The town of Volendam is best known for its picturesque port and it's also a major tourist destination. It's now also a cocaine use hotspot. According to the report, on any weekend between 50% and 80% of under-25s use cocaine. That puts the weekend cocaine consumption in town at one to two kilos. This comes out of a 3-month project run by the police in Volendam this summer, the aim of which was the reduce the excessive use of drugs and alcohol. It failed miserably. A police spokesman said that using cocaine was considered completely normal. An anonymous telephone hotline to snitch on dealers received no calls at all.
I wonder how they came up with the 50 to 80% number. The margin seems rather wide which leads me to suspect that the data gathering might not have been too strict. Furthermore, one to two kilos of cocaine is a lot. According the to most recent data I could find, a gram of cocaine cost between 32 and 49 euro in the 1998 to 2000 period. Multiply that by a thousand for a kilogram of cocaine, and you're talking between 30k and 50k in weekly turnover. It's a lot of money, but I suppose it's not so much that people can't afford it. The combined population of Volendam and Edam is about 28,000. Assuming a shot of cocaine is a gram, that gives us between 1,000 and 2,000 people using the cocaine, and fewer than that if the average shot is larger. If the 50% of under-25s number is correct and we put a lower limit to the age band at 15, this means that there should be between 2,000 and 4,000 people in that age band in the area; this works out at between 7% and 14%. That is close enough to make sense. The 80% number is almost certainly too high, because this would mean that the 15-25 population would comprise only 2 to 4% over the overall population. That is way too low.
Cocaine is nominally illegal in the Netherlands and the authorities are trying to stop trafficking in it. Given the widespread use of cocaine, it seems they're not having much luck. The more interesting aspect of this story is that it provides a great opportunity to study what would happen if drugs like cocaine were legalized. Such widespread use as in Volendam amounts to de facto legalization (although a further drop in price would be expected if the frictional costs of extralegality were removed). How are the cocaine users doing? Is it affecting their job performance? Is it affecting their health? How dependent on the drug are they? What is the impact on crime?
I do hope somebody is using Volendam for some serious data gathering. It's too good an opportunity to pass up.
Divergence undermining European Monetary Union
When I looked at the possibility of European Monetary Union being undone, I pointed out that the strains and stresses the Eurozone is currently subjected to are already making the entire project fray at the edges. The current member nations of the Eurozone are too diverse to form an optimal currency area and labor mobility is much too low for it to function as a balancing force. The United States in its history has had periods of monetary strain too, when asymmetric shocks hit certain parts of the country much harder than others. For instance, a drought could depress the agricultural states, while the eastern seaboard still had strong economic growth. This led to conflict between the regions over the then-equivalent of money supply, namely gold. The stock of money could be expanded or decreased by adjusting the gold reserves and the areas that were in recession obviously sought relief. While these conflicts did take place, they concept of the Union was never questioned as a result. The United States was a solidly established country, with strong domestic support. The big glaring exception to this is the Civil War, but that was fought over the issue of slavery, not money supply.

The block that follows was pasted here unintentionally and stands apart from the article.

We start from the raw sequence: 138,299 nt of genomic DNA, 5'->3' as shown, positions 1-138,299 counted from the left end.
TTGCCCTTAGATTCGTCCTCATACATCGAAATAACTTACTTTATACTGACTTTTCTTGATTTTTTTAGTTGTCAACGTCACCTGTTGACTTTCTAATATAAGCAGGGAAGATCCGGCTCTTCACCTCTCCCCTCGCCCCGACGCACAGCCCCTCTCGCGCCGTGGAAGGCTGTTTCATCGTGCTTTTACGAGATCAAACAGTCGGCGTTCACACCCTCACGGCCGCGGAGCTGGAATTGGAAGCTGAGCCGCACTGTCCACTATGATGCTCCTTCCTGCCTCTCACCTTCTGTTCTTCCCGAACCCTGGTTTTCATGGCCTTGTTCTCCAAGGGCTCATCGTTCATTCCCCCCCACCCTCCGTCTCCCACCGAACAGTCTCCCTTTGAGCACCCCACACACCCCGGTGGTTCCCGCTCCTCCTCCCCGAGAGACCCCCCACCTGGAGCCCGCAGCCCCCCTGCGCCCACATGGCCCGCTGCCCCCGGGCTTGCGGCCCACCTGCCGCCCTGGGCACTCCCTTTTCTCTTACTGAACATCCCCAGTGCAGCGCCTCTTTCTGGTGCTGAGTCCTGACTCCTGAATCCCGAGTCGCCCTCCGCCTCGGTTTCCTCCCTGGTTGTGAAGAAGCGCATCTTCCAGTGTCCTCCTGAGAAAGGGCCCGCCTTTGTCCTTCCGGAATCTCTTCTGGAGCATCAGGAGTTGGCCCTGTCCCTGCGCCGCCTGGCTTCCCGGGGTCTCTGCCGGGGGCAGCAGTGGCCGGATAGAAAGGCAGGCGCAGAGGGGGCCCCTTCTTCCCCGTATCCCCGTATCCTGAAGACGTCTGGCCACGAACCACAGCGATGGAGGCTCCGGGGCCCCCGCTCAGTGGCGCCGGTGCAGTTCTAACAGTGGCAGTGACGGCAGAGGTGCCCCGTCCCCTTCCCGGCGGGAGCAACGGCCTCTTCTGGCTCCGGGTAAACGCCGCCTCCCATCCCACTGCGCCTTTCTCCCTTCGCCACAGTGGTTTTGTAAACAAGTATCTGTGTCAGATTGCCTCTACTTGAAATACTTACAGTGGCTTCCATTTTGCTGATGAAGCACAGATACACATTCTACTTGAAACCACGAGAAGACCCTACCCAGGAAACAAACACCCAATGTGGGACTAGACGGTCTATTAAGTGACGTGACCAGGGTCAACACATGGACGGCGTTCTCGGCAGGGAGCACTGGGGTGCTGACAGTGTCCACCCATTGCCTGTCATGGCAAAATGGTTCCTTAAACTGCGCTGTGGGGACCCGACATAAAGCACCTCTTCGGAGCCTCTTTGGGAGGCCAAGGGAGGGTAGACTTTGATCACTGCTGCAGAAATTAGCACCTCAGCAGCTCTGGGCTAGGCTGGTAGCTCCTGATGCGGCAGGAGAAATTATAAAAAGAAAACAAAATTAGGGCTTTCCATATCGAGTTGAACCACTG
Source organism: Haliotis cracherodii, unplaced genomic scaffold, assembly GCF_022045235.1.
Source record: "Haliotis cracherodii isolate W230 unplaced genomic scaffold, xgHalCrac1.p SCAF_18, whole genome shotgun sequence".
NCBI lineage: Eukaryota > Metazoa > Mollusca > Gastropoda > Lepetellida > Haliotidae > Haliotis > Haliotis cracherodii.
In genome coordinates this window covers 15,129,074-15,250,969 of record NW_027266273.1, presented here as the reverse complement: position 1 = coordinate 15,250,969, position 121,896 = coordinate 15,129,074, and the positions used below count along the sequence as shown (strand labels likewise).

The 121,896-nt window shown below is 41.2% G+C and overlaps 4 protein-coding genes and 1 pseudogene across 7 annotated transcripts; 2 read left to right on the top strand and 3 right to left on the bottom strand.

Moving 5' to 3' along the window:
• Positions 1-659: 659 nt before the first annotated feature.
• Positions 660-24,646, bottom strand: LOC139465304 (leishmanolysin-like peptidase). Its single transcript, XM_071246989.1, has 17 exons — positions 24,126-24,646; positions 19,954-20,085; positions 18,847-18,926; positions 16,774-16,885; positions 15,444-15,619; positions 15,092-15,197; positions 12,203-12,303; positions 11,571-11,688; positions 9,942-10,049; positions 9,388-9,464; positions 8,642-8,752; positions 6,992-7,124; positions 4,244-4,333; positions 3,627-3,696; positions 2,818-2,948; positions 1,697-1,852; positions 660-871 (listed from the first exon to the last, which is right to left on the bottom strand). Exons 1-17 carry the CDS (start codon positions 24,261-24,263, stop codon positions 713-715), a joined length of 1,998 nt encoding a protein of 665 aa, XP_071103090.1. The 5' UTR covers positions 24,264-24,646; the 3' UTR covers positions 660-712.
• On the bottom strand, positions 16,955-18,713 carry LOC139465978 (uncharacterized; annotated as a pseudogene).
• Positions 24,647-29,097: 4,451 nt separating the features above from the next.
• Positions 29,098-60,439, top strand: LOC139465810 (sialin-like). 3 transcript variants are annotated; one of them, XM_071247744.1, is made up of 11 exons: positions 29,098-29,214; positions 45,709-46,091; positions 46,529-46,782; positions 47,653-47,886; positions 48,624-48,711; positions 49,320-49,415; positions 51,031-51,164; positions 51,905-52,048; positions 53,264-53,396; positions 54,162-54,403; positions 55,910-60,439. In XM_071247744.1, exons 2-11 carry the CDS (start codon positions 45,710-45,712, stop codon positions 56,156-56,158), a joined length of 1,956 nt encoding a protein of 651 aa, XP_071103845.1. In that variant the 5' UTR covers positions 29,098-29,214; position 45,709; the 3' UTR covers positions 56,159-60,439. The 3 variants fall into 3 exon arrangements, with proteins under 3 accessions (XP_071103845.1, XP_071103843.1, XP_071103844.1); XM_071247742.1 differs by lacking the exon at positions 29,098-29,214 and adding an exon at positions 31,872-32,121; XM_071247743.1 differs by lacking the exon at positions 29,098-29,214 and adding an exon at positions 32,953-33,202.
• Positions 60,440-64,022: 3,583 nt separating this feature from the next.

The European Union lacks such strong domestic support. The "politics first" way in which the monetary union was conceived and implemented has led to irrational economic decisions within monetary union which have sewn the seeds of its eventual demise. Not all choices being made necessarily have to be economically rational; it would be nice, but reality is seldom that kind and the political reality especially can impose constraints on the freedom of action. As long as this is realized and the consequences of the irrational choices are not too grievous, it need not be fatal. Look at it as a tactical retreat to win the wider war. But the European Project as it has been in the last 20 years or so has increasingly become a plaything of the European political elites. They found themselves on autopilot towards "ever closer union" and they never stopped to question why. Post-war Europe certainly needed reconciliation between Germany and the countries it had invaded, but by the 1980?s the European Project had acquired completely new dimensions. The political elites went along with it partially out of inertia, and partially because it was a rich source of cozy jobs. It also provided a structure for them to solidify their hold on power, moving ever further from the pesky electorate that so often inconveniently ruined their domestic plans. And so the European Project steamed merrily into the turbulent waters of monetary union. The political decision for monetary union had long been made, but the consequences were certainly not understood by the politicians. Huddled in their Reality Distortion Fields they had no clue what they were letting themselves in for. More importantly, they were (and are) under the impression that political fixes can counteract the weight of economic reality; if it works in backroom deals in parliament, why should it not work in the economy?